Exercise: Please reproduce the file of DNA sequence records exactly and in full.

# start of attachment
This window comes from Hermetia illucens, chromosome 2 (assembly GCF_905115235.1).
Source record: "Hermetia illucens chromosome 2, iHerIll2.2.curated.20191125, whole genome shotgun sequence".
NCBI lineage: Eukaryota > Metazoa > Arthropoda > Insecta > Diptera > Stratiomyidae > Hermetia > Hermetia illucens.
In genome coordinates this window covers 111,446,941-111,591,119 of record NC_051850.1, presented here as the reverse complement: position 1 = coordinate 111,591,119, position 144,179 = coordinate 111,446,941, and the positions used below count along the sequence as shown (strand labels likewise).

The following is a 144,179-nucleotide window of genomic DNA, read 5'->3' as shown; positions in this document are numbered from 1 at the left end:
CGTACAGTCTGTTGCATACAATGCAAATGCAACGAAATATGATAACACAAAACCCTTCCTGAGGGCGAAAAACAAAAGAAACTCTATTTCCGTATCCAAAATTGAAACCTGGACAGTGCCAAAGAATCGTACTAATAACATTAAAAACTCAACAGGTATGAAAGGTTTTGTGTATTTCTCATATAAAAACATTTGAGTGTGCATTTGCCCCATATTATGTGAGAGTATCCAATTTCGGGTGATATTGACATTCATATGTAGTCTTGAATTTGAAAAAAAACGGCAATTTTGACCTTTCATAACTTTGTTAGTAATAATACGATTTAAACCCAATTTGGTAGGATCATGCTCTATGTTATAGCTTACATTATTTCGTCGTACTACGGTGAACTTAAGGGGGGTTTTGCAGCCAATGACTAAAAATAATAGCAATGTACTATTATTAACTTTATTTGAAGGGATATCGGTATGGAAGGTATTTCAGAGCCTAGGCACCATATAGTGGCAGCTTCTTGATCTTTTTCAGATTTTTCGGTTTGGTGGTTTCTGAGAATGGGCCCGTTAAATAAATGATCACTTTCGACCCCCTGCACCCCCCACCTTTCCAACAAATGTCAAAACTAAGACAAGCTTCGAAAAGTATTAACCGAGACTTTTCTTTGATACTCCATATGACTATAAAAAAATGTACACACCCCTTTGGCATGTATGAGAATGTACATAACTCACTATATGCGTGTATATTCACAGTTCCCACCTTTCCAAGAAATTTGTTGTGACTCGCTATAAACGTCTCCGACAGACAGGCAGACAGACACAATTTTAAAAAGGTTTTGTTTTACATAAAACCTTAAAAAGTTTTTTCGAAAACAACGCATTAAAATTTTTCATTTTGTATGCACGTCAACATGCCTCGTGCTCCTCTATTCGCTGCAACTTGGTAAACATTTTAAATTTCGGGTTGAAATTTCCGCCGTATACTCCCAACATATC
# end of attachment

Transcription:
This window comes from Hermetia illucens, chromosome 2 (assembly GCF_905115235.1).
Source record: "Hermetia illucens chromosome 2, iHerIll2.2.curated.20191125, whole genome shotgun sequence".
NCBI lineage: Eukaryota > Metazoa > Arthropoda > Insecta > Diptera > Stratiomyidae > Hermetia > Hermetia illucens.
In genome coordinates this window covers 111,446,941-111,591,119 of record NC_051850.1, presented here as the reverse complement: position 1 = coordinate 111,591,119, position 144,179 = coordinate 111,446,941, and the positions used below count along the sequence as shown (strand labels likewise).

The following is a 144,179-nucleotide window of genomic DNA, read 5'->3' as shown; positions in this document are numbered from 1 at the left end:
CGTACAGTCTGTTGCATACAATGCAAATGCAACGAAATATGATAACACAAAACCCTTCCTGAGGGCGAAAAACAAAAGAAACTCTATTTCCGTATCCAAAATTGAAACCTGGACAGTGCCAAAGAATCGTACTAATAACATTAAAAACTCAACAGGTATGAAAGGTTTTGTGTATTTCTCATATAAAAACATTTGAGTGTGCATTTGCCCCATATTATGTGAGAGTATCCAATTTCGGGTGATATTGACATTCATATGTAGTCTTGAATTTGAAAAAAAACGGCAATTTTGACCTTTCATAACTTTGTTAGTAATAATACGATTTAAACCCAATTTGGTAGGATCATGCTCTATGTTATAGCTTACATTATTTCGTCGTACTACGGTGAACTTAAGGGGGGTTTTGCAGCCAATGACTAAAAATAATAGCAATGTACTATTATTAACTTTATTTGAAGGGATATCGGTATGGAAGGTATTTCAGAGCCTAGGCACCATATAGTGGCAGCTTCTTGATCTTTTTCAGATTTTTCGGTTTGGTGGTTTCTGAGAATGGGCCCGTTAAATAAATGATCACTTTCGACCCCCTGCACCCCCCACCTTTCCAACAAATGTCAAAACTAAGACAAGCTTCGAAAAGTATTAACCGAGACTTTTCTTTGATACTCCATATGACTATAAAAAAATGTACACACCCCTTTGGCATGTATGAGAATGTACATAACTCACTATATGCGTGTATATTCACAGTTCCCACCTTTCCAAGAAATTTGTTGTGACTCGCTATAAACGTCTCCGACAGACAGGCAGACAGACACAATTTTAAAAAGGTTTTGTTTTACATAAAACCTTAAAAAGTTTTTTCGAAAACAACGCATTAAAATTTTTCATTTTGTATGCACGTCAACATGCCTCGTGCTCCTCTATTCGCTGCAACTTGGTAAACATTTTAAATTTCGGGTTGAAATTTCCGCCGTATACTCCCAACATATC